Paving the path towards precision medicine
A method to view the immune cell ‘landscape’ of bowel cancer tumours could pave the way towards more individualised medicine and treatment…
University of Otago scientists have discovered a way to view the immune cell ‘landscape’ of bowel cancer tumours, paving the way towards more individualised medicine and treatment for many other diseases in future.
The scientists have shown the incredible diversity of immune cells that are inside a colorectal tumour. Immune cells are known to protect against cancer growth and this work provides new information on the types of cells present and how they might be beneficial for the patient.
Lead researcher Associate Professor Roslyn Kemp explained they are using a new technology called high-dimensional mass cytometry to identify cells in the tumours of people with bowel cancer.
“It can be thought of as taking a higher resolution ‘photo’ of the inside of the tumour. The photo may reveal new types of cells that may or may not be targetable by drugs, or reveal different composition of immune cell populations in individuals that could be used to predict the course of the disease.”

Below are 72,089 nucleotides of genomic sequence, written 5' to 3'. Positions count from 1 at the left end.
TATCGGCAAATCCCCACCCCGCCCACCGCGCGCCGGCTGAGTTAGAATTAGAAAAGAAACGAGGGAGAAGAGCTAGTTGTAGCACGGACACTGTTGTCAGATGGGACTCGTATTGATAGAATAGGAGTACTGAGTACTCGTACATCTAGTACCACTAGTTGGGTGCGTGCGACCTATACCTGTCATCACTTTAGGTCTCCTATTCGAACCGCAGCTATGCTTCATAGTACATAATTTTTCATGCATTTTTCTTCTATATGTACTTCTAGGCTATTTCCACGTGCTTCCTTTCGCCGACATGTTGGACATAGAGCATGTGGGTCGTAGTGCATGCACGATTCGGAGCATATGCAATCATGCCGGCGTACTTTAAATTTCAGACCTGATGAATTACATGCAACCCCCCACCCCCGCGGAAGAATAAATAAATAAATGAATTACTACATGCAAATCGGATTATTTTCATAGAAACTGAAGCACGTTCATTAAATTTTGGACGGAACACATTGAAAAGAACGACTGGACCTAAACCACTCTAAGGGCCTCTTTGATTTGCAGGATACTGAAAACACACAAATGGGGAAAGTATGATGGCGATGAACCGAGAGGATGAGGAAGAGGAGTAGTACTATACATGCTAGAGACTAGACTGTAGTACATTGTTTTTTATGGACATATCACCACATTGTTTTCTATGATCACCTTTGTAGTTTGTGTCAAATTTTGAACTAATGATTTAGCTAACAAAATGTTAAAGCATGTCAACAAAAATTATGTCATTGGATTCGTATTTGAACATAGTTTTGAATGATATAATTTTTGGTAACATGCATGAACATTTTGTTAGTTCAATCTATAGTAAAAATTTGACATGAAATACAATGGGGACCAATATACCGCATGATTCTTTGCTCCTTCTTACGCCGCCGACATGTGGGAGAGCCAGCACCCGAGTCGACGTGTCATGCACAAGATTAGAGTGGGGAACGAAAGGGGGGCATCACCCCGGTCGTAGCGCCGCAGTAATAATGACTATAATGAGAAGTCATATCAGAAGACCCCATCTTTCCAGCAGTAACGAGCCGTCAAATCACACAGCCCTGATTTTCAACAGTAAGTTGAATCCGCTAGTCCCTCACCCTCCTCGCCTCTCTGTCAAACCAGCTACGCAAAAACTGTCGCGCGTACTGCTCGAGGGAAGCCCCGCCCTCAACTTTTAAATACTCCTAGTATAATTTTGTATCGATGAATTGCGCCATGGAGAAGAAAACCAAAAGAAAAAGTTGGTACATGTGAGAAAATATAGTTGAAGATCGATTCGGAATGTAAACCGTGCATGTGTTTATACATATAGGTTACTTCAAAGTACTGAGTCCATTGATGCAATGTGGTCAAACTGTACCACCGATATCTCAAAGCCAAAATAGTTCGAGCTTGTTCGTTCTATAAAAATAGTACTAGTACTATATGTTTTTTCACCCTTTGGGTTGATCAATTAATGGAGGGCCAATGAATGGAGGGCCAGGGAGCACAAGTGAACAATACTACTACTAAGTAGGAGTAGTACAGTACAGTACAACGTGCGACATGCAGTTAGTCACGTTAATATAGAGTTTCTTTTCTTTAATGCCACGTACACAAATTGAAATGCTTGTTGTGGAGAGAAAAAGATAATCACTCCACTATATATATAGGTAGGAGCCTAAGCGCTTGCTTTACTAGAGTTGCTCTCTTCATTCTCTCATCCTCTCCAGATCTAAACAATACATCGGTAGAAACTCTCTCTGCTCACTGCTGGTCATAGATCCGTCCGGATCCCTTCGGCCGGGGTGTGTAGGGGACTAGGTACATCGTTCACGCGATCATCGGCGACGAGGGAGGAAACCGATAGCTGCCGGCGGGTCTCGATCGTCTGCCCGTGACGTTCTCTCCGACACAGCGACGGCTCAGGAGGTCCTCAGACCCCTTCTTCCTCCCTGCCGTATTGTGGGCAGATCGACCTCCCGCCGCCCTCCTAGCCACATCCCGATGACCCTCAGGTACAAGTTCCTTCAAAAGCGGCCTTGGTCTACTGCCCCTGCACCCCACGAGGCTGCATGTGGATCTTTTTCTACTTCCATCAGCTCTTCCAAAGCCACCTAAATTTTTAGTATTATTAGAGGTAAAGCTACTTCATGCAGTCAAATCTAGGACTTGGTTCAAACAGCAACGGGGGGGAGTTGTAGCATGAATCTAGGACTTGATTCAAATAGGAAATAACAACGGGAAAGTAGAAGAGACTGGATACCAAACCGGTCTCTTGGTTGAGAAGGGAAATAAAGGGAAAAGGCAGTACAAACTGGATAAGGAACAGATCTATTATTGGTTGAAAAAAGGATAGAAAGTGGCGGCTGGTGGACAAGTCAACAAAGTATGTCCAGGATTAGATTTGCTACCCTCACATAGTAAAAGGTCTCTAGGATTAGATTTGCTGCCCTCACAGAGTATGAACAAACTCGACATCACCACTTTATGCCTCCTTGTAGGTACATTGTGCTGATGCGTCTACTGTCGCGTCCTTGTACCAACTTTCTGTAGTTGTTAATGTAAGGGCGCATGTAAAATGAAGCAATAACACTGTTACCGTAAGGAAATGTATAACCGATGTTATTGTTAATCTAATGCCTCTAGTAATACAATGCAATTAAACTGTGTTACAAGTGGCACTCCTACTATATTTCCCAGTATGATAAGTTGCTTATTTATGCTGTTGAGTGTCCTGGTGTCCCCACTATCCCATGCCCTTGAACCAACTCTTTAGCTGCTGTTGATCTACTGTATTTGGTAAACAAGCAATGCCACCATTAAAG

Associate Professor Kemp said results of their study have shown there is huge diversity in the type of immune cells that infiltrate the tumour, which means that any one, or more likely a combination of many immune cells, could have an effect on patient outcomes.
She mentioned how the technique could be used to study a number of different diseases.
“It demonstrates the use of a new technology to study the immune response in much more detail than other methods currently used, providing new types of information for patients,” Professor Kemp explained.
“It is a step towards personalised medicine, sometimes referred to as precision medicine, since each patient’s tumour could be looked at with this amount of detail.”
The next step is to carry out a similar study with a slightly different technique to further investigate where all the cells are in the tumour and how that might affect cell function and relationships between types of cells and patient data like stage of disease and patient survival.
The paper was recently published in the Journal of Immunology.